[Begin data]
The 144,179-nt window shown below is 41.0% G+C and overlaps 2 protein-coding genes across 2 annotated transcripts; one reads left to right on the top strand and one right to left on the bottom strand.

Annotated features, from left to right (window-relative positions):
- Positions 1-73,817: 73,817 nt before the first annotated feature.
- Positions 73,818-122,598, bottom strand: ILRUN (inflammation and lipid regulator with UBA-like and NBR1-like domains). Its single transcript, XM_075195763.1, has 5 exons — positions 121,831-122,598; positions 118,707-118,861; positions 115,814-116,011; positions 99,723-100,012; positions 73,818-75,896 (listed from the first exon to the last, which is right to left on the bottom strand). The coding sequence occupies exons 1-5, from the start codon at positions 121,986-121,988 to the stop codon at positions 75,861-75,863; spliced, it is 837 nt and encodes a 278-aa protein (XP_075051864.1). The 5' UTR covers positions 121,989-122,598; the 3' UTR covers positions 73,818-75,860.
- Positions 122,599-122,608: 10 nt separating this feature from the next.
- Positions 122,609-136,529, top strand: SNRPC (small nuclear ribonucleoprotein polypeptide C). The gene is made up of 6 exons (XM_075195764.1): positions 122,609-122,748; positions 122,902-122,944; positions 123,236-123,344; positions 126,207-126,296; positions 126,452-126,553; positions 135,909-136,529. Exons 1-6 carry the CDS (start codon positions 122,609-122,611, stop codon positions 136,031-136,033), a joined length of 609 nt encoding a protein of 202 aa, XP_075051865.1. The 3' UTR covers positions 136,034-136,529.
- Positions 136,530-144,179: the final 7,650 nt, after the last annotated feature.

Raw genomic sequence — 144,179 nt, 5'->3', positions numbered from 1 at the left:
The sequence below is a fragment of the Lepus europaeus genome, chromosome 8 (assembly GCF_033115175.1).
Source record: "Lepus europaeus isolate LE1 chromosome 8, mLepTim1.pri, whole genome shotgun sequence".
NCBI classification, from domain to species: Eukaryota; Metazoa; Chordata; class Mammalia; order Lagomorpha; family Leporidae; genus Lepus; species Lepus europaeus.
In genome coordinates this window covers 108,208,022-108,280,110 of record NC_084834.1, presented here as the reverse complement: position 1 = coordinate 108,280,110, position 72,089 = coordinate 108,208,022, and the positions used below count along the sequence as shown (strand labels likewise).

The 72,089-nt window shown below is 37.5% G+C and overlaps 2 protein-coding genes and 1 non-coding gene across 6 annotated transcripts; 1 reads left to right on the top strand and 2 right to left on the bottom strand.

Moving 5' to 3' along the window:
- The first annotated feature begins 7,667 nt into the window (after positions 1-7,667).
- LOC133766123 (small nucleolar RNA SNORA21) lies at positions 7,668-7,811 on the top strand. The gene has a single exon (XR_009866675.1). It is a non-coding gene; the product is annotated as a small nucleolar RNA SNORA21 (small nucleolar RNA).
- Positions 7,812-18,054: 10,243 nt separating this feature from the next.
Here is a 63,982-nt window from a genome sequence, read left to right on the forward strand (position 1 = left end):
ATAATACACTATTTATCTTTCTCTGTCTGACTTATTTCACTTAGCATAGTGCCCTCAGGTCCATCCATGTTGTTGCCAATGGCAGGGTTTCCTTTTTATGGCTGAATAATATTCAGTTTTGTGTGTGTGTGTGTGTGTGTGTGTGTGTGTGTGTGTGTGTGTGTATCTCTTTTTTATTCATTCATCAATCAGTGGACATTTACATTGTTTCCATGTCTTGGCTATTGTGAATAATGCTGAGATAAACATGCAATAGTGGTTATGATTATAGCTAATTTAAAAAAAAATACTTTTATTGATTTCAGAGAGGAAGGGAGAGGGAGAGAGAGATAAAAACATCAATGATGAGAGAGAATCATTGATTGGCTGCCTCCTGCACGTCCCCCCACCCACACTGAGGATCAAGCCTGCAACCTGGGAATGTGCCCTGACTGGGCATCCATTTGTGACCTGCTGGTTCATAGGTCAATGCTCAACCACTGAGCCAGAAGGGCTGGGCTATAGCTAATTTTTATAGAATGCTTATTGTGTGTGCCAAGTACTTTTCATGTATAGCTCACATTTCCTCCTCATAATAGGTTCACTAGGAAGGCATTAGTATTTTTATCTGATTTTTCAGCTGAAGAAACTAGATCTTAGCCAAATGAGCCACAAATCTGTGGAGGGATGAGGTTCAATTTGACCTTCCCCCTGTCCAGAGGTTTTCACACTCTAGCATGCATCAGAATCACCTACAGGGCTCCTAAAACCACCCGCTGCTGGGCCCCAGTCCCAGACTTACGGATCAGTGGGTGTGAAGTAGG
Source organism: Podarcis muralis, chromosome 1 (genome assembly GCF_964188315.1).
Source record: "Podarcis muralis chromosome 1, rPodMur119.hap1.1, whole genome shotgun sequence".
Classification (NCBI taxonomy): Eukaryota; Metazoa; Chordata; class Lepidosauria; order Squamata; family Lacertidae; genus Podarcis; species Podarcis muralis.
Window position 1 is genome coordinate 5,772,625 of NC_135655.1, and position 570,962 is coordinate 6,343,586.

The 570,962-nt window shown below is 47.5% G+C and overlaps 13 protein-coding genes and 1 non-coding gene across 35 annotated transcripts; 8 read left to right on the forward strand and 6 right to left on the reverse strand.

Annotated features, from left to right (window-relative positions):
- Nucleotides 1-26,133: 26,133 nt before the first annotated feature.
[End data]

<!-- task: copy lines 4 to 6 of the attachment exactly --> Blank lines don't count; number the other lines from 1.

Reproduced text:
- Positions 73,818-122,598, bottom strand: ILRUN (inflammation and lipid regulator with UBA-like and NBR1-like domains). Its single transcript, XM_075195763.1, has 5 exons — positions 121,831-122,598; positions 118,707-118,861; positions 115,814-116,011; positions 99,723-100,012; positions 73,818-75,896 (listed from the first exon to the last, which is right to left on the bottom strand). The coding sequence occupies exons 1-5, from the start codon at positions 121,986-121,988 to the stop codon at positions 75,861-75,863; spliced, it is 837 nt and encodes a 278-aa protein (XP_075051864.1). The 5' UTR covers positions 121,989-122,598; the 3' UTR covers positions 73,818-75,860.
- Positions 122,599-122,608: 10 nt separating this feature from the next.
- Positions 122,609-136,529, top strand: SNRPC (small nuclear ribonucleoprotein polypeptide C). The gene is made up of 6 exons (XM_075195764.1): positions 122,609-122,748; positions 122,902-122,944; positions 123,236-123,344; positions 126,207-126,296; positions 126,452-126,553; positions 135,909-136,529. Exons 1-6 carry the CDS (start codon positions 122,609-122,611, stop codon positions 136,031-136,033), a joined length of 609 nt encoding a protein of 202 aa, XP_075051865.1. The 3' UTR covers positions 136,034-136,529.